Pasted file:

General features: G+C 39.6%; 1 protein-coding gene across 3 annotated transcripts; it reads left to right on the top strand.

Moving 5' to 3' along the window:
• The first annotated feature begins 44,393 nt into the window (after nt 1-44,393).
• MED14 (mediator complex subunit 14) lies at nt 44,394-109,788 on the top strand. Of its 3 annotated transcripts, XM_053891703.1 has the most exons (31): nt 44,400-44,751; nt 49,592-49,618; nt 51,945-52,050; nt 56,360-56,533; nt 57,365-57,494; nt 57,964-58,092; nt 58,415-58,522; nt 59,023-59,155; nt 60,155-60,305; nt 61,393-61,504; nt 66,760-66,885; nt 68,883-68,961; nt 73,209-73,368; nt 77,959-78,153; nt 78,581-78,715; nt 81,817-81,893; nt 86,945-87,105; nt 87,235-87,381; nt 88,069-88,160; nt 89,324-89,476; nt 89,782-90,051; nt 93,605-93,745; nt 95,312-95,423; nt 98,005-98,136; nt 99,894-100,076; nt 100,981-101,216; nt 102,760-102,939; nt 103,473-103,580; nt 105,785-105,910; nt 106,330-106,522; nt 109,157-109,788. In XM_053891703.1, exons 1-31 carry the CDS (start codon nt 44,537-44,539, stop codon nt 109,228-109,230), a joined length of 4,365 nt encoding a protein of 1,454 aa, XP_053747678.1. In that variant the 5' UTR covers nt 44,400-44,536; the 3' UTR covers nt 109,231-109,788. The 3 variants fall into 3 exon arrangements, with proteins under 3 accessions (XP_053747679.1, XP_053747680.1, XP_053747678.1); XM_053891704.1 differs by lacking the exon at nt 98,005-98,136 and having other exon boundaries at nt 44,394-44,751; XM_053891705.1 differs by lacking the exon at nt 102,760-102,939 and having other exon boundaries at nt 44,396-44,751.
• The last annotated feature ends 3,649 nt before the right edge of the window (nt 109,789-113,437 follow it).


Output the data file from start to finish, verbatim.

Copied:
General features: G+C 39.6%; 1 protein-coding gene across 3 annotated transcripts; it reads left to right on the top strand.

Moving 5' to 3' along the window:
• The first annotated feature begins 44,393 nt into the window (after nt 1-44,393).
• MED14 (mediator complex subunit 14) lies at nt 44,394-109,788 on the top strand. Of its 3 annotated transcripts, XM_053891703.1 has the most exons (31): nt 44,400-44,751; nt 49,592-49,618; nt 51,945-52,050; nt 56,360-56,533; nt 57,365-57,494; nt 57,964-58,092; nt 58,415-58,522; nt 59,023-59,155; nt 60,155-60,305; nt 61,393-61,504; nt 66,760-66,885; nt 68,883-68,961; nt 73,209-73,368; nt 77,959-78,153; nt 78,581-78,715; nt 81,817-81,893; nt 86,945-87,105; nt 87,235-87,381; nt 88,069-88,160; nt 89,324-89,476; nt 89,782-90,051; nt 93,605-93,745; nt 95,312-95,423; nt 98,005-98,136; nt 99,894-100,076; nt 100,981-101,216; nt 102,760-102,939; nt 103,473-103,580; nt 105,785-105,910; nt 106,330-106,522; nt 109,157-109,788. In XM_053891703.1, exons 1-31 carry the CDS (start codon nt 44,537-44,539, stop codon nt 109,228-109,230), a joined length of 4,365 nt encoding a protein of 1,454 aa, XP_053747678.1. In that variant the 5' UTR covers nt 44,400-44,536; the 3' UTR covers nt 109,231-109,788. The 3 variants fall into 3 exon arrangements, with proteins under 3 accessions (XP_053747679.1, XP_053747680.1, XP_053747678.1); XM_053891704.1 differs by lacking the exon at nt 98,005-98,136 and having other exon boundaries at nt 44,394-44,751; XM_053891705.1 differs by lacking the exon at nt 102,760-102,939 and having other exon boundaries at nt 44,396-44,751.
• The last annotated feature ends 3,649 nt before the right edge of the window (nt 109,789-113,437 follow it).